Shutting Off the Highway Spigot

April 04, 1991

If the House of Delegates wants to strangle Maryland's road-building program, the opportunity is at hand. If delegates wish to see $200 million in federal transportation funds vanish in August, they have it in their power to do so. If they want to deprive 10,000 construction workers of jobs -- and help prolong the state's recession -- delegates can accomplish that goal. All they have to do is just say "no."

What's happened is that the state Department of Transportation is in a severe financial crunch. Shrinking car sales and a drop in gasoline sales have meant a swift plunge in tax-related revenues. This has forced a freeze on all future transportation projects. It has also placed in grave jeopardy $420 million worth of federal road dollars earmarked for Maryland.

Of immediate concern is about $200 million in federal highway allocations. Unless the state has enough matching money by this July, it will lose the federal aid to other states the following month.

There is only one way to ensure this money is spent improving Maryland's roads: approval of DOT's $42 million fee-increase plan. It is a sensible proposal, based on the premise that current fees pay only one-third of the cost of running the Motor Vehicle Administration. The added $42 million would permit the state to charge motor vehicle fees that recover most of the MVA's costs. That would be a sound, business-like move.

Some of these fees have not been raised in over 40 years. Isn't it about time that legislators adjusted MVA charges for driver's licenses and more than 60 other services for inflation? Why are lawmakers so reluctant to bring MVA's revenues into line with expenditures?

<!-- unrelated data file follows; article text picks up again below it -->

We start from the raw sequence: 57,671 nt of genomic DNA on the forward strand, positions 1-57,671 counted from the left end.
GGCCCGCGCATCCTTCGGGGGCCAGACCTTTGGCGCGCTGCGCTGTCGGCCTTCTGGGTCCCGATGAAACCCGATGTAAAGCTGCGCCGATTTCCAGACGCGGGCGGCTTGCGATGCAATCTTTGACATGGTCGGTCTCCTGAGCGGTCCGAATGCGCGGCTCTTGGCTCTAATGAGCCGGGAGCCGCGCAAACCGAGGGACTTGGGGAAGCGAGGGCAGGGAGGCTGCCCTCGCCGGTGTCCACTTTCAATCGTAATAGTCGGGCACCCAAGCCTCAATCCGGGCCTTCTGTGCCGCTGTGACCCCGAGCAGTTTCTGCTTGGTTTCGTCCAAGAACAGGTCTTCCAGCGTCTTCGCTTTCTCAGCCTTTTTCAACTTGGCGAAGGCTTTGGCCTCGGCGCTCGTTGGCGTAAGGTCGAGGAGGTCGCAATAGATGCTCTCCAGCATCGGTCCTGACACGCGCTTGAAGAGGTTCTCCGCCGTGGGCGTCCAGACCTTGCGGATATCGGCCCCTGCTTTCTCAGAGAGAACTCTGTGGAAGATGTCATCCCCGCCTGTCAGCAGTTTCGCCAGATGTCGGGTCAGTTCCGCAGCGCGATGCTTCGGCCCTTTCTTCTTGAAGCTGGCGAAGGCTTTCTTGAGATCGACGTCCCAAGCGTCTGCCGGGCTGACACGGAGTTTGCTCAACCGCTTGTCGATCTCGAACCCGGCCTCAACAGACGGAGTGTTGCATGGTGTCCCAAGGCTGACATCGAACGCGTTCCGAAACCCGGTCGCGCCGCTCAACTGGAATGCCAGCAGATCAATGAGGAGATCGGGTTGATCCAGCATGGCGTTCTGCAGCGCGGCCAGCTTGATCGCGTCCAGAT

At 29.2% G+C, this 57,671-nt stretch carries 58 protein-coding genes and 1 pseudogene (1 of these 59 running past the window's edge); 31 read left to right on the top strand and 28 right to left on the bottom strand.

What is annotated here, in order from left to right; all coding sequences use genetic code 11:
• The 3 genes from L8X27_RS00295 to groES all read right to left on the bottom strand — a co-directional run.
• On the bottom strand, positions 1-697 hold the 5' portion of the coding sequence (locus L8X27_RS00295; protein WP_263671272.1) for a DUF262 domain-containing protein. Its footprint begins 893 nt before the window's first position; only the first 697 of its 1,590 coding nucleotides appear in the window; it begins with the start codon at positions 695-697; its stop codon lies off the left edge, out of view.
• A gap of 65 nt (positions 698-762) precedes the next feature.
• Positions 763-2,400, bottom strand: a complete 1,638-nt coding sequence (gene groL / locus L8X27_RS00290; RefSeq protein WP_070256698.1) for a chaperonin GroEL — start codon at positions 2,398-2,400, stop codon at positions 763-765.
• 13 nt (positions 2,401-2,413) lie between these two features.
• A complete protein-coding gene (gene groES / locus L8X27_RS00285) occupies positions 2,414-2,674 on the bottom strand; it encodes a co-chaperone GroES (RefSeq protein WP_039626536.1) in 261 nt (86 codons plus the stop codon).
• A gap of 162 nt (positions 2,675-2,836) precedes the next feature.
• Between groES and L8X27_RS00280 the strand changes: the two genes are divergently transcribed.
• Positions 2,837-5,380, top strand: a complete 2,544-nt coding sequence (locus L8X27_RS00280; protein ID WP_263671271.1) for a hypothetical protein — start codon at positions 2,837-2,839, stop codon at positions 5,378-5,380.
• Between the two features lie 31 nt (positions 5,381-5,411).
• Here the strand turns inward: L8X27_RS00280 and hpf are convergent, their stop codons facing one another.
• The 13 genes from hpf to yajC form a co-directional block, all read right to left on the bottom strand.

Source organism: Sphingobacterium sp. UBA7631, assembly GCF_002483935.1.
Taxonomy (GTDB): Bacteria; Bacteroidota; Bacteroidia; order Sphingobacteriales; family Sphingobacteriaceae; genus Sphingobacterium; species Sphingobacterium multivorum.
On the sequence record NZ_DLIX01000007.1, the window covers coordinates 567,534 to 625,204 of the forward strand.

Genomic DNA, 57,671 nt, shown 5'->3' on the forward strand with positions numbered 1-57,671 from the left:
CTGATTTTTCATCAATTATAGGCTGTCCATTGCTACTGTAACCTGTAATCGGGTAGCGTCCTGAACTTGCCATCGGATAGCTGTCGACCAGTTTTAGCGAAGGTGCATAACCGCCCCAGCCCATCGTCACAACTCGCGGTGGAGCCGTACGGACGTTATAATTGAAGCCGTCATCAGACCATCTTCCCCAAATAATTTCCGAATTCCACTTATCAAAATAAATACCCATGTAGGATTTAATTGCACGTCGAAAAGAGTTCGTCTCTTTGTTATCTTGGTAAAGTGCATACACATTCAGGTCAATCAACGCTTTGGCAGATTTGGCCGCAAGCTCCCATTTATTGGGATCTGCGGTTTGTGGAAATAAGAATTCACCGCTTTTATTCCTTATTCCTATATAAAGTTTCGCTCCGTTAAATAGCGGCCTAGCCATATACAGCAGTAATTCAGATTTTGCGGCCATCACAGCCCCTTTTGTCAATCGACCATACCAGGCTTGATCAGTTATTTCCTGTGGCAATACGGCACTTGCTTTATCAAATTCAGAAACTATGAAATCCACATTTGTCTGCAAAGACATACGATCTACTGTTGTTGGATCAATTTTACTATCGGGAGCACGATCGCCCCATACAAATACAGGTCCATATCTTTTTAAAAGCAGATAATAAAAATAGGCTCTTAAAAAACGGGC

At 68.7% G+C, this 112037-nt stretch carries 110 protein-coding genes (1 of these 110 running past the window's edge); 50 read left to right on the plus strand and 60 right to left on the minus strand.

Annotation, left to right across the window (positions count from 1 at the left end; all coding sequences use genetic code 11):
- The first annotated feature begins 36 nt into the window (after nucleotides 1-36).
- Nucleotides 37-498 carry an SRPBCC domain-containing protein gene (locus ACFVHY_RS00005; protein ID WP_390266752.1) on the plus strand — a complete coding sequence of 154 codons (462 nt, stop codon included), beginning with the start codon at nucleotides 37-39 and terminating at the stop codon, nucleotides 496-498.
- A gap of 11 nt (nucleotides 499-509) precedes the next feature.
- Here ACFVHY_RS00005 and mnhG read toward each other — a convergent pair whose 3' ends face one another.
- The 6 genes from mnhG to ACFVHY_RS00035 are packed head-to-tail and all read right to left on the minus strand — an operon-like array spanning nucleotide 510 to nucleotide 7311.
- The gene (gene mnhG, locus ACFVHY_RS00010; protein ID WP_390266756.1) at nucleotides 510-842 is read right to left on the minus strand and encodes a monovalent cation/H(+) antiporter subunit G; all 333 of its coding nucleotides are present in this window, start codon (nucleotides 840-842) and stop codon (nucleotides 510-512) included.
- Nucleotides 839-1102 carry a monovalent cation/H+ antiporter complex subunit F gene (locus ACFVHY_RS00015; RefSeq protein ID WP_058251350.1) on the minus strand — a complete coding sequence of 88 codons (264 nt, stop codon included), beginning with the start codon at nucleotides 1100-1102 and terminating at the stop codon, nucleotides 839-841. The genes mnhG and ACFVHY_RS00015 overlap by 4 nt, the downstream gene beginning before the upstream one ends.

House Speaker R. Clayton Mitchell has expressed continued opposition to this plan. He does not believe DOT's plight is so desperate. He says that if he is wrong, the legislature can reverse field and approve higher fees at a September special session planned to deal with redistricting. But that will be too late. The $200 million in federal road funds will have been lost by then.

The Senate acted responsibly in approving MVA's fee-increase bill. Even conservatives who usually express skepticism about revenue-raisers saw the logic of the fee hikes. As Senate Minority Leader John A. Cade said, "It's a measure that's drastically needed, [but] it's a measure that nobody wants to vote for." Enough senators, though, had the courage to do what is best for the state.

Too much is at stake for Mr. Mitchell and leaders of the Ways and Means Committee to block passage of this bill. The most recent DOT revenue figures are downright alarming. Turning off the highway spigot would worsen the state's recession and deal a devastating blow to Maryland's road-improvement efforts. Without more fee income, the state's transportation programs would be in serious trouble. And there will be no one to blame except Speaker Mitchell and his delegates.

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